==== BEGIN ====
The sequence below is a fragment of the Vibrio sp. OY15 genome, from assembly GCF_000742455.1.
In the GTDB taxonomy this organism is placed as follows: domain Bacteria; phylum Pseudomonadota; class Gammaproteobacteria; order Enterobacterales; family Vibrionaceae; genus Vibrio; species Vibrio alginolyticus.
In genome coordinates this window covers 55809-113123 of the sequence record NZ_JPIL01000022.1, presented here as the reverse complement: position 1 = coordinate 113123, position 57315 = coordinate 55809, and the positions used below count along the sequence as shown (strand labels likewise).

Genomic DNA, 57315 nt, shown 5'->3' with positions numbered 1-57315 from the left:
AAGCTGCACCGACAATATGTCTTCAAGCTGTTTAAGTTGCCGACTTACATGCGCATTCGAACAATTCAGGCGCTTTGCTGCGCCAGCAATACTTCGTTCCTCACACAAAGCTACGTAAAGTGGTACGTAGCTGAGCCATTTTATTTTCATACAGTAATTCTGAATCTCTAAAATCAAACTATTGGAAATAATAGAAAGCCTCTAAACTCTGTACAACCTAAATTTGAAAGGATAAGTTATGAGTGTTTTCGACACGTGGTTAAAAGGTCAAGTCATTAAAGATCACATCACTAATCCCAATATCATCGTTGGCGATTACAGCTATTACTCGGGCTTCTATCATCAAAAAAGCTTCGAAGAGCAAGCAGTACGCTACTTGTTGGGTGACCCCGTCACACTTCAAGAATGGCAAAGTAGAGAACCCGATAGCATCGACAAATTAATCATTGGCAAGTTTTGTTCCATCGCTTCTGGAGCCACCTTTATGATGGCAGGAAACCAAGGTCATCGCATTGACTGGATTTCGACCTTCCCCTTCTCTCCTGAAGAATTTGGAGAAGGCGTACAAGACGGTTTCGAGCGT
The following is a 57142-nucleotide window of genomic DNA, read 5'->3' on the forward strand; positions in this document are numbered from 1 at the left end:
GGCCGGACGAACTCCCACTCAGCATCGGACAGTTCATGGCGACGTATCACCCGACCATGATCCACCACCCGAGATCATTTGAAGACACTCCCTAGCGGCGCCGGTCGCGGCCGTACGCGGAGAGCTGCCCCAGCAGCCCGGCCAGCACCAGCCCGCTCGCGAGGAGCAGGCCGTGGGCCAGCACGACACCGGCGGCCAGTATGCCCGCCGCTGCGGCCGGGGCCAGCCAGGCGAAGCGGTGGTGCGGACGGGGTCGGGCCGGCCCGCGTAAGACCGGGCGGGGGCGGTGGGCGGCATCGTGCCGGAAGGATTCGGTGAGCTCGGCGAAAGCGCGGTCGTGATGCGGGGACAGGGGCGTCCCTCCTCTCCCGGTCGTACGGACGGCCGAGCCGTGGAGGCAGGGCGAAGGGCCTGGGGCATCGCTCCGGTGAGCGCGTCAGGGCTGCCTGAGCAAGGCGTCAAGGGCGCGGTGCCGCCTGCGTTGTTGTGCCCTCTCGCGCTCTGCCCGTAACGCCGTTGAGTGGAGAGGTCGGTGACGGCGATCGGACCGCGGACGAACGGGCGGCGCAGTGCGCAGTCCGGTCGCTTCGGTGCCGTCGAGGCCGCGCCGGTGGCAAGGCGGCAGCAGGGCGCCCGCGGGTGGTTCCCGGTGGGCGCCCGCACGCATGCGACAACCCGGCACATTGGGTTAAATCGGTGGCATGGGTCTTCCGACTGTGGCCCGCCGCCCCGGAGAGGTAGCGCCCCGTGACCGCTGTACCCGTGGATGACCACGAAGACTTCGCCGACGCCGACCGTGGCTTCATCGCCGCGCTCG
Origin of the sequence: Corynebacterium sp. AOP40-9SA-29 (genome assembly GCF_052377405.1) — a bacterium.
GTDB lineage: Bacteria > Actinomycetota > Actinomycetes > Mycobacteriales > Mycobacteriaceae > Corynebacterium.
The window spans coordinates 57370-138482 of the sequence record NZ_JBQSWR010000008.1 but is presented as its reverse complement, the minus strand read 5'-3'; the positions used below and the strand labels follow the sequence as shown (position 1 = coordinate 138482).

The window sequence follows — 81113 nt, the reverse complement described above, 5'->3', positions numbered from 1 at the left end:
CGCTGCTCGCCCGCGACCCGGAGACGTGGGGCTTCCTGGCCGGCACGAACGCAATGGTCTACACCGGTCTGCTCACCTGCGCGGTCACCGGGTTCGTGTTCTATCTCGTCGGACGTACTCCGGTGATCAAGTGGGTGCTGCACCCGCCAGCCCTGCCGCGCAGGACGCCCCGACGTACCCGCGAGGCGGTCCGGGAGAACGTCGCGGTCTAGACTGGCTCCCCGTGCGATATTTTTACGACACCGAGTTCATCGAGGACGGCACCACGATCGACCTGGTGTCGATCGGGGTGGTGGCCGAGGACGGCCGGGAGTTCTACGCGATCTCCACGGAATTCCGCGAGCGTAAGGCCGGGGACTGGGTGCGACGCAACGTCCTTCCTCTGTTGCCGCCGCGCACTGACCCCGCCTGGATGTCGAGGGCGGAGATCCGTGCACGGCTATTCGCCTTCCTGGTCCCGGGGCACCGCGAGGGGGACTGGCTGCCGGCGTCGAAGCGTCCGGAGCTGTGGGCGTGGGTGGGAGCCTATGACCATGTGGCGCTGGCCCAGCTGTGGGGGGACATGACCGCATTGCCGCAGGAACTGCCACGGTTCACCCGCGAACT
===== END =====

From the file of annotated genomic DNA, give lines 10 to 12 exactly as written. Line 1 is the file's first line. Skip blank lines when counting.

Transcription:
The window spans coordinates 57370-138482 of the sequence record NZ_JBQSWR010000008.1 but is presented as its reverse complement, the minus strand read 5'-3'; the positions used below and the strand labels follow the sequence as shown (position 1 = coordinate 138482).

The window sequence follows — 81113 nt, the reverse complement described above, 5'->3', positions numbered from 1 at the left end:
CGCTGCTCGCCCGCGACCCGGAGACGTGGGGCTTCCTGGCCGGCACGAACGCAATGGTCTACACCGGTCTGCTCACCTGCGCGGTCACCGGGTTCGTGTTCTATCTCGTCGGACGTACTCCGGTGATCAAGTGGGTGCTGCACCCGCCAGCCCTGCCGCGCAGGACGCCCCGACGTACCCGCGAGGCGGTCCGGGAGAACGTCGCGGTCTAGACTGGCTCCCCGTGCGATATTTTTACGACACCGAGTTCATCGAGGACGGCACCACGATCGACCTGGTGTCGATCGGGGTGGTGGCCGAGGACGGCCGGGAGTTCTACGCGATCTCCACGGAATTCCGCGAGCGTAAGGCCGGGGACTGGGTGCGACGCAACGTCCTTCCTCTGTTGCCGCCGCGCACTGACCCCGCCTGGATGTCGAGGGCGGAGATCCGTGCACGGCTATTCGCCTTCCTGGTCCCGGGGCACCGCGAGGGGGACTGGCTGCCGGCGTCGAAGCGTCCGGAGCTGTGGGCGTGGGTGGGAGCCTATGACCATGTGGCGCTGGCCCAGCTGTGGGGGGACATGACCGCATTGCCGCAGGAACTGCCACGGTTCACCCGCGAACT